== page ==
“An expert is a person who has made all the mistakes that can be made in a very narrow field.”
There never was a better place and time to be 12 years old than New York City in 1970. Besides rooting for the Mets, Jets, and Knicks, I was feverishly testing my brand-new Kel-co Class Calculator on the races at Aqueduct. To my delight, the magical slide rule showed a profit for a month’s worth of results.
The world would soon be mine. On Saturdays I took the “A” train to the races (in those days a seventh-grader could ride the subway alone). Once in a while I forgot about seventh grade altogether and headed for the track on a weekday, hoping to parlay my lunch money into a new baseball glove or a coveted back issue of Superman. Once in a while I even got lucky and made a score. I’ll never forget boxing Ferly and Lucie Honey in an exacta (shortly after exactas had come into existence) and listening to my pocket transistor radio in Spanish class as Harvey Pack came on with his Pack at the Track report:
“The winner, OTB letter G, Ferly. Thirty-nine dollars, sixteen-eighty, and nine- twenty. Second . . . ”
I held my breath: Please be J, please be J, please be . . . “. . . J, Lucie Honey. Six-forty, four-twenty. The G-J exacta returns two hundred sixty-three dollars and eighty cents.”
YES! ONE TIME! YES! I don’t remember much from Spanish 101, but that payoff remains a vivid memory to this day. Not $263.20 . . . not $263.40 . . . but $263.80. I can still visualize the way that glorious G-J exacta looked in black Magic Marker on the result board of the 72nd Street OTB, as I bounded in to collect what seemed like all the money in the world.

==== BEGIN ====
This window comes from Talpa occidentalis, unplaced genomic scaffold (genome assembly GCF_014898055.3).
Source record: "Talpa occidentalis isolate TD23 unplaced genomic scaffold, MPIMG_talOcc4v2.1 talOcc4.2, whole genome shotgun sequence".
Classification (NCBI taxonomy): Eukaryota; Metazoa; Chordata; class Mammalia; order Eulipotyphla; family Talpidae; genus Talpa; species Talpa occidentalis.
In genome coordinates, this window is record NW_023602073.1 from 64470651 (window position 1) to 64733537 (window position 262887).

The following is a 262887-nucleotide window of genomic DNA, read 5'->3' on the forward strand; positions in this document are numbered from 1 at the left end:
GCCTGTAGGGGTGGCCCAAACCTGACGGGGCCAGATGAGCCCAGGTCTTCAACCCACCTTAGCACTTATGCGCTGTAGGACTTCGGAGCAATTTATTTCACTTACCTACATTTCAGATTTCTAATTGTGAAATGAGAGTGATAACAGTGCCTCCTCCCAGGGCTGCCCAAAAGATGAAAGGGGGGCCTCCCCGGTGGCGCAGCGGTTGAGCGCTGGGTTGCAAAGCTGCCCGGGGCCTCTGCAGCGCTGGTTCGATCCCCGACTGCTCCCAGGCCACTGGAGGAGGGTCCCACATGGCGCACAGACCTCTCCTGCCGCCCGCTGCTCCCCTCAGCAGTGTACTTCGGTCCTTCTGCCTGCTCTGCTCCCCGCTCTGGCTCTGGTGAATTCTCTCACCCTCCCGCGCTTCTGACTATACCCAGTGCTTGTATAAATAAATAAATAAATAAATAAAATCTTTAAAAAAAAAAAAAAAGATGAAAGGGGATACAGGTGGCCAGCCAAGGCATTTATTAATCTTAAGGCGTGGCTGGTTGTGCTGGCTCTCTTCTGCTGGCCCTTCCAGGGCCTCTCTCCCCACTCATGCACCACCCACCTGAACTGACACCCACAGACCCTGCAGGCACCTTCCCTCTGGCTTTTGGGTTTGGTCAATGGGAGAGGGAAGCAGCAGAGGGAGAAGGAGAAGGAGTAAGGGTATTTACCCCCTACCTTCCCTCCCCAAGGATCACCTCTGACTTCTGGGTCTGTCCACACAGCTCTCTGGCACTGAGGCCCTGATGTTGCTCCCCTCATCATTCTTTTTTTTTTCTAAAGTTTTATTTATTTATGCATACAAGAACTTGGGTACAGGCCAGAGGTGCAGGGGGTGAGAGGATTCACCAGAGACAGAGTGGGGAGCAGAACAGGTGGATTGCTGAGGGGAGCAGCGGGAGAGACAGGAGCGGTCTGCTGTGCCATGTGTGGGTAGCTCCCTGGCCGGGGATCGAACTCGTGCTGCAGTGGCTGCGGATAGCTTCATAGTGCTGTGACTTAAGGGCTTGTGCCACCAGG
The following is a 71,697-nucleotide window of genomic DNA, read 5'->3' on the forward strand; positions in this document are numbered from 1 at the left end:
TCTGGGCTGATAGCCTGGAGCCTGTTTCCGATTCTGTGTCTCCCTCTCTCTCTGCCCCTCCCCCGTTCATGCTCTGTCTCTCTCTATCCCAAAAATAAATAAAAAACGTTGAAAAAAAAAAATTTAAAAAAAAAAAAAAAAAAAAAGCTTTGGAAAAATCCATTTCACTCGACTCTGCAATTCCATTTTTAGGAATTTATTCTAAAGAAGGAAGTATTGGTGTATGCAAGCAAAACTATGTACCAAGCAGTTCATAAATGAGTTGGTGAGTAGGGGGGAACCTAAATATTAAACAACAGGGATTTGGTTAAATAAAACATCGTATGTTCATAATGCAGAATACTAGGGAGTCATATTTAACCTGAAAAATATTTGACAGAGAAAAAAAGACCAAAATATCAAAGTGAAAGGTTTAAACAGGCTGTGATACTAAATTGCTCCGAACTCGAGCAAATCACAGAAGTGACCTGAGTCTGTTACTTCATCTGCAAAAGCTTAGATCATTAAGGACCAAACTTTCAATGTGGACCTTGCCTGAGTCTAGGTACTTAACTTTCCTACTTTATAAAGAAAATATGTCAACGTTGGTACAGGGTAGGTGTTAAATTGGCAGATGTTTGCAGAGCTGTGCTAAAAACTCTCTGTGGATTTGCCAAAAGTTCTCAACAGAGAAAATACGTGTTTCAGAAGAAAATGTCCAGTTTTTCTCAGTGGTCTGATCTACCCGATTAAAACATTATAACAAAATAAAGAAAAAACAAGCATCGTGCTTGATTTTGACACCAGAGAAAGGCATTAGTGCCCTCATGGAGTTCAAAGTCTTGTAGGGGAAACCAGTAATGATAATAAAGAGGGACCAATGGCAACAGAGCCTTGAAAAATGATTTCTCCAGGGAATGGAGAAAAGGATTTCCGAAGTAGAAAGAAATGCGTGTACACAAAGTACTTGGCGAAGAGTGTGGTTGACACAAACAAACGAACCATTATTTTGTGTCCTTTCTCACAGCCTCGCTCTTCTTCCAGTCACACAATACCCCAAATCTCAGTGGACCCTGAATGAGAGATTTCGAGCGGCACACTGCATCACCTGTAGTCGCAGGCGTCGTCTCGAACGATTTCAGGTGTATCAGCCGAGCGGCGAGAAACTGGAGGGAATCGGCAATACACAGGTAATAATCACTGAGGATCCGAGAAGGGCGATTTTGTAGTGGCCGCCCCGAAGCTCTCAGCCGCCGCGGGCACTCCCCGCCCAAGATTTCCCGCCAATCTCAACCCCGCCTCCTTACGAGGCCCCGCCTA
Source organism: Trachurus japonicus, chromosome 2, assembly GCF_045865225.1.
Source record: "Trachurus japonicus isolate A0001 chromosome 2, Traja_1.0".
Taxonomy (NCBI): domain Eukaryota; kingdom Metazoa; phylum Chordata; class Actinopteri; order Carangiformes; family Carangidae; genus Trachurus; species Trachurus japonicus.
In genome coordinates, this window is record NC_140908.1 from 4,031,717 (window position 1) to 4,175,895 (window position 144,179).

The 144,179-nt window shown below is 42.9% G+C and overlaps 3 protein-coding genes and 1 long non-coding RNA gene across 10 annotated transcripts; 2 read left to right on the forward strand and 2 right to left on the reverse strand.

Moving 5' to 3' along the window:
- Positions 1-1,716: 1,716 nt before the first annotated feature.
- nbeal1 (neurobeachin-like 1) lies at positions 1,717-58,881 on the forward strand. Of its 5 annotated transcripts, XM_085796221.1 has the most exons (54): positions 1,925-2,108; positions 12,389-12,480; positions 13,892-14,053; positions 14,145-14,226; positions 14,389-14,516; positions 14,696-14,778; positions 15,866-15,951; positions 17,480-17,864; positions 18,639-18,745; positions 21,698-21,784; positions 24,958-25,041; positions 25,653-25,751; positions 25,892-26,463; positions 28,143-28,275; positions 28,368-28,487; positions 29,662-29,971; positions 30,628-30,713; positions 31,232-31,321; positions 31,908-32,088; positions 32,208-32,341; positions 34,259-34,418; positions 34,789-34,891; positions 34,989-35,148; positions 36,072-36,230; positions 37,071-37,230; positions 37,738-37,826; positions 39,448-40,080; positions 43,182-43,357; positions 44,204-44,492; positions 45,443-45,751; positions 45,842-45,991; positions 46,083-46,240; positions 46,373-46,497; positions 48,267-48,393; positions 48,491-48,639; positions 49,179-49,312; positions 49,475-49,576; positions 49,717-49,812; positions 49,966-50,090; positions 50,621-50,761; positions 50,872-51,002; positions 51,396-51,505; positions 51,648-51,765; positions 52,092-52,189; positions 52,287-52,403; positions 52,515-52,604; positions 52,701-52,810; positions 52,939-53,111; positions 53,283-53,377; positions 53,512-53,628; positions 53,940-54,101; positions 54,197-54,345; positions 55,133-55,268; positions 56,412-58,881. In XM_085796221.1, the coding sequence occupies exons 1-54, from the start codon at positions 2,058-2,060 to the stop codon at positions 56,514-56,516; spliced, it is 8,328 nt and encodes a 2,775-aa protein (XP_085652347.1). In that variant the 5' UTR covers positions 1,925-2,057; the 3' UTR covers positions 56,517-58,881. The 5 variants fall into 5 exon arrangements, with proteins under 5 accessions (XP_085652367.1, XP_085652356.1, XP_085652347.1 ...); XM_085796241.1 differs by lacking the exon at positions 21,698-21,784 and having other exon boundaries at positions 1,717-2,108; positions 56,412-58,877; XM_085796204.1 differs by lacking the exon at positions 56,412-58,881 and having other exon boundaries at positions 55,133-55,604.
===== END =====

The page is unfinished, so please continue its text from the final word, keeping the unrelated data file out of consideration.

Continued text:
Inevitably, I gave back that $263.80 . . . and then some. A pattern developed where I’d arrive at the track with a thick roll of $1 bills and leave with barely enough for a pretzel and a subway token home. My Kel-co Class Calculator had hit the skids, and a frightening realization had slapped me in the face:
Life wasn’t going to be so simple after all.
. . . AND NOW (2007):
Looking back to when Dave Litfin’s Expert Handicapping was first published in 1995, I probably should have voiced my reservations about the title, but I was too thrilled and delighted it was being published to bite the hand that fed me.
Expert sounds kind of presumptuous, doesn’t it? Other than cutting school regularly, and performing basic calculations with horses’ fractional times in The Morning